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Music Theory SNAFU #2855160 06/03/19 10:39 AM
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MacMorrighan Offline OP
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Okay, usually I am pretty good with intermediate-level music theory, but the other day I purchased "Music in Theory & Practice, vol. 1: Workbook," by Bruce Beward & Gary White (McGraw Hill, 1997) from a bookstore and it has a question that's got me stumped:

On page 4 is says, "Complete each measure with ONE note." Okay, not a problem, then I get to measure #7 in 12/8 time and it has only a fitted half-note. So, I'm assuming the answer must be a whole note with SEVERAL dots next to it? What's particularly throwing me off--and making me feel like it's a trick question of some sort--is, there are no eighth notes in this measure; and I cannot input any because the answer requires only ONE note! Also, where would one see a whole note with more than 3 dots? Yet, 3 dots alone would not = 9, if my division and subdivision is correct.

The rest of the problems give me the same headache due to the time signature because, while I might get the math to work out, I couldn't be able to use the notes that get the required beats!:

* 9/4 with only a dotted half-note
* 4/2 with no notation at all
* 5/8 with only a quarter note

I mean, I know how to count music notes, but these questions seem to be bordering on esoteric. After all, why use some time signatures and then require a single note for an answer when the required note receiving the beat cannot (so far as I know) be a part of that answer? it doesn't feel like a balanced musical equation.

Or am I just allowing the problem to get the better of me? After all, when I studied music at a vocational school I never was given such a problem to solve by anyone.

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Re: Music Theory SNAFU [Re: MacMorrighan] #2855161 06/03/19 10:42 AM
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Re: Music Theory SNAFU [Re: MacMorrighan] #2855167 06/03/19 11:05 AM
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Originally Posted by MacMorrighan
On page 4 is says, "Complete each measure with ONE note." Okay, not a problem, then I get to measure #7 in 12/8 time and it has only a fitted half-note.
I'm reading this as a dotted half note.

One bar of 12/8 is four dotted quarters. A dotted half note is three dotted quarters. What's left to make up the bar is then one dotted quarter.


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Re: Music Theory SNAFU [Re: Tyrone Slothrop] #2855169 06/03/19 11:13 AM
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Originally Posted by Tyrone Slothrop
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That must be right. 12/8 = 1.5.
Dotted half = .75; two dotted half = 1.5.

Oops! But you wrote a dotted whole, so it should be dotted half.
I guess there's some confusion about 'fitted half note'.

Last edited by joflah; 06/03/19 11:17 AM. Reason: oops.

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Re: Music Theory SNAFU [Re: MacMorrighan] #2855171 06/03/19 11:19 AM
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A half note is a minim in UK language, so that's 4 quavers (eighth-notes) out of 12. So you need a semibreve i.e. 'whole note' to make up the 12.

Re: Music Theory SNAFU [Re: MacMorrighan] #2855177 06/03/19 11:43 AM
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If it's actually a dotted half note (6 quavers) then you need another dotted half note to make up the 12.

Re: Music Theory SNAFU [Re: MacMorrighan] #2855183 06/03/19 11:52 AM
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OH! A light just went off! Okay, so in 4/4 a whole note = 4 beats, but in 12/8 a whole note is equal to 12 beats, therefore the answer is a quarter note because a dotted half-note is worth three-fourths of the measure (i.e. 9 beats)!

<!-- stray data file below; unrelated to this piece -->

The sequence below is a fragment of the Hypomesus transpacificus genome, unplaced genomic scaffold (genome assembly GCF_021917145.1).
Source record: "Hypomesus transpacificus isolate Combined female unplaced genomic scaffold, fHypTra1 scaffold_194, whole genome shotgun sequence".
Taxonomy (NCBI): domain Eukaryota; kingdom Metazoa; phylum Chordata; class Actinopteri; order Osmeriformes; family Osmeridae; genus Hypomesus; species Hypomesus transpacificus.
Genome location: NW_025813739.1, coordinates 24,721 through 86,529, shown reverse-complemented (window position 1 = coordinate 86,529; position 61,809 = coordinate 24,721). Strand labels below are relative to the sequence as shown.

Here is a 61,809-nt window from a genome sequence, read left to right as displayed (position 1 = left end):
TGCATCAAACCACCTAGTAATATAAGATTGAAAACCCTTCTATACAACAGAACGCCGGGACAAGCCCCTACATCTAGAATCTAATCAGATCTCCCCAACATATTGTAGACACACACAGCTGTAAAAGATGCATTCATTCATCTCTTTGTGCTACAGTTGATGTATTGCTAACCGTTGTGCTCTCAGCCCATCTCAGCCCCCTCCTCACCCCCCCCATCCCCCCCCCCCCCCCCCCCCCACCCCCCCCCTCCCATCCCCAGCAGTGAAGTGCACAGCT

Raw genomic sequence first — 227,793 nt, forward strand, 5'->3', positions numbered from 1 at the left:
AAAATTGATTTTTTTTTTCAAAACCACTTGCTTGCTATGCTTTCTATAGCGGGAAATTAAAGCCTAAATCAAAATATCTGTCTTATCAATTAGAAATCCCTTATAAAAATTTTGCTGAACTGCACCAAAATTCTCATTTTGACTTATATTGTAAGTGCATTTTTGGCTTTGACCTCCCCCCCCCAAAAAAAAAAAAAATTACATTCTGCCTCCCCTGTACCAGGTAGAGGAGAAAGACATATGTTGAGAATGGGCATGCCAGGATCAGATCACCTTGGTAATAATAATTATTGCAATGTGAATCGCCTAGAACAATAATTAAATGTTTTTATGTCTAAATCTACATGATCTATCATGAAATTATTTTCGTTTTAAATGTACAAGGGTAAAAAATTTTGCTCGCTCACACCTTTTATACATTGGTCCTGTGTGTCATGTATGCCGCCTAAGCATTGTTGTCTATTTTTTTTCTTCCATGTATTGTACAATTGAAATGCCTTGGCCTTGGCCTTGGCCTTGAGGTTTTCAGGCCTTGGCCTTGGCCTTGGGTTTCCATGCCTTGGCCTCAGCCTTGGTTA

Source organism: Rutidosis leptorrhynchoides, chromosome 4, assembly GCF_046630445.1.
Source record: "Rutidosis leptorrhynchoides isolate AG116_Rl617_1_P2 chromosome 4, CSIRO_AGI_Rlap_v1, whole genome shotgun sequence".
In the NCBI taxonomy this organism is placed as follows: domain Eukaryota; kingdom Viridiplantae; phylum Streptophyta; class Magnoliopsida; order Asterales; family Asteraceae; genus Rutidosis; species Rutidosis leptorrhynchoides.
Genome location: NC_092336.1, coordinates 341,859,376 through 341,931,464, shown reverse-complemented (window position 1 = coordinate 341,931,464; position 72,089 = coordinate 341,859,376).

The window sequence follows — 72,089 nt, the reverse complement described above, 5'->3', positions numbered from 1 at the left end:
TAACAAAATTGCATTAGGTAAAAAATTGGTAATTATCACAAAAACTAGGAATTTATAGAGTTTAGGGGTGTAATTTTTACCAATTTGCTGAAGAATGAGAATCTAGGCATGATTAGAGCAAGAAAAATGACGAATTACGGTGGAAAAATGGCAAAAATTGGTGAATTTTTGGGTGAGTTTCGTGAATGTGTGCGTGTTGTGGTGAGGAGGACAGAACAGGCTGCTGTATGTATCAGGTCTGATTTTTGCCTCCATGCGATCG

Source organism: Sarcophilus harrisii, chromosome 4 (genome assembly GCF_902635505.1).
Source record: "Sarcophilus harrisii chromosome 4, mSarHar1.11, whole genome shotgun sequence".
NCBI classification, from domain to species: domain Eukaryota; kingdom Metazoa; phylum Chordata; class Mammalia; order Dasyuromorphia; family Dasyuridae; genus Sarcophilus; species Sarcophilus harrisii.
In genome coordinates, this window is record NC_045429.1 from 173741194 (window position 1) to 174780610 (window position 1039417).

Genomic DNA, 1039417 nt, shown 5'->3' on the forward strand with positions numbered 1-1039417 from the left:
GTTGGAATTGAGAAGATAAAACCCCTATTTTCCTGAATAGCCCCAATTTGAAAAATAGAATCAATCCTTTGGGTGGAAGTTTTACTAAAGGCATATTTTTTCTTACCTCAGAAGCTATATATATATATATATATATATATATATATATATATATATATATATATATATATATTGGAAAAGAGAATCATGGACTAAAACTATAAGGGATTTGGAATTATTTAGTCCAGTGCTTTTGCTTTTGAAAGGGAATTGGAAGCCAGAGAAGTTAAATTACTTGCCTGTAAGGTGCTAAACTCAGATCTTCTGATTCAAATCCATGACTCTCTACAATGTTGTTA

Re: Music Theory SNAFU [Re: MacMorrighan] #2855186 06/03/19 11:59 AM
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Originally Posted by MacMorrighan
OH! A light just went off! Okay, so in 4/4 a whole note = 4 beats, but in 12/8 a whole note is equal to 12 beats, therefore the answer is a quarter note because a dotted half-note is worth three-fourths of the measure (i.e. 9 beats)!

No, a dotted half note is three quarter notes, I.e. sixth eighth notes, I.e. half the measure. So you need to fill up another half measure.

Another way to think of it is that a dotted half note is two dotted quarter notes, and a 12/8 measure consists of four dotted quarter note beats. So again, this gives the result that a dotted half note is half of a 12/8 measure.

Whole notes representing a whole measure behave a little strangely. For working out smaller note durations outside of 4/4 time, you’ll be misled if you try to work them out as fractions of a whole note. Better to build up the smaller durations as parts of yet smaller durations.


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Re: Music Theory SNAFU [Re: MacMorrighan] #2855187 06/03/19 12:04 PM
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Originally Posted by MacMorrighan
OH! A light just went off! Okay, so in 4/4 a whole note = 4 beats, but in 12/8 a whole note is equal to 12 beats, therefore the answer is a quarter note because a dotted half-note is worth three-fourths of the measure (i.e. 9 beats)!


No, the measure totals a time of 12/8 = 1.5. A dotted half = 0.75 (3/4). Another dotted half uses up another 3/4,for a total of 1.5. So you need a dotted half to answer the quiz.

If you want to count it in eighth notes, a dotted half = 6 eighth notes, and you need another 6 to get to 12 total.

(As a side note, 12-8 is a compound time and is counted as four beats per measure, where each beat is a dotted quarter.)


Last edited by joflah; 06/03/19 12:13 PM.

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Re: Music Theory SNAFU [Re: MacMorrighan] #2855193 06/03/19 12:22 PM
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joflah, do you find arithmetic as in your first part graph to be useful to you when you’re reading music?

I find the approach of your second paragraph, building notes out of smaller note durations to be more like how I recognize note durations for reading music.

That’s not quite the whole story, as I’m anchoring notes to the landmarks of beats and their common subdivisions. But I’m definitely not doing arithmetic with decimal fractions.


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Re: Music Theory SNAFU [Re: PianoStudent88] #2855197 06/03/19 12:37 PM
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Originally Posted by PianoStudent88